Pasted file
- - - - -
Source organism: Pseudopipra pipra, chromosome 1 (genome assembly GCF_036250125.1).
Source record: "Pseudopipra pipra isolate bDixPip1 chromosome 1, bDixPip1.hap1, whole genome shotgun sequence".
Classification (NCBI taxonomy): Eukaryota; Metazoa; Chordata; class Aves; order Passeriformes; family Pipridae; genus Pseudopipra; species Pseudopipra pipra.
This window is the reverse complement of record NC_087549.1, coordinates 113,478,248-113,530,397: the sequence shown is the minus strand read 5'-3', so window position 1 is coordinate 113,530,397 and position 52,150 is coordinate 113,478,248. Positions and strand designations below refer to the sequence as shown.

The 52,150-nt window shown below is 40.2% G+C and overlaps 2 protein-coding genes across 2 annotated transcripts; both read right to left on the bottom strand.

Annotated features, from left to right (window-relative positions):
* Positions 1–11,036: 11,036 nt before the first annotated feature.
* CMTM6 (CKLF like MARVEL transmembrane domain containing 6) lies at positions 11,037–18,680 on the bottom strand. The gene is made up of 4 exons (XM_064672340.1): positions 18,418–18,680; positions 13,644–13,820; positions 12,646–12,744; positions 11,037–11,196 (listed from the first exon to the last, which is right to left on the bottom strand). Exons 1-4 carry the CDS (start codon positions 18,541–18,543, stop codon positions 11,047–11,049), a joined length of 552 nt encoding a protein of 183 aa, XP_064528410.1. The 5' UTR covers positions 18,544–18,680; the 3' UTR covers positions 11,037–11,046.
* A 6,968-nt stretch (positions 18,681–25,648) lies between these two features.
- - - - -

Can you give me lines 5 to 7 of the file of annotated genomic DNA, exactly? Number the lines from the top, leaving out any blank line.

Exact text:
The 52,150-nt window shown below is 40.2% G+C and overlaps 2 protein-coding genes across 2 annotated transcripts; both read right to left on the bottom strand.

Annotated features, from left to right (window-relative positions):
* Positions 1–11,036: 11,036 nt before the first annotated feature.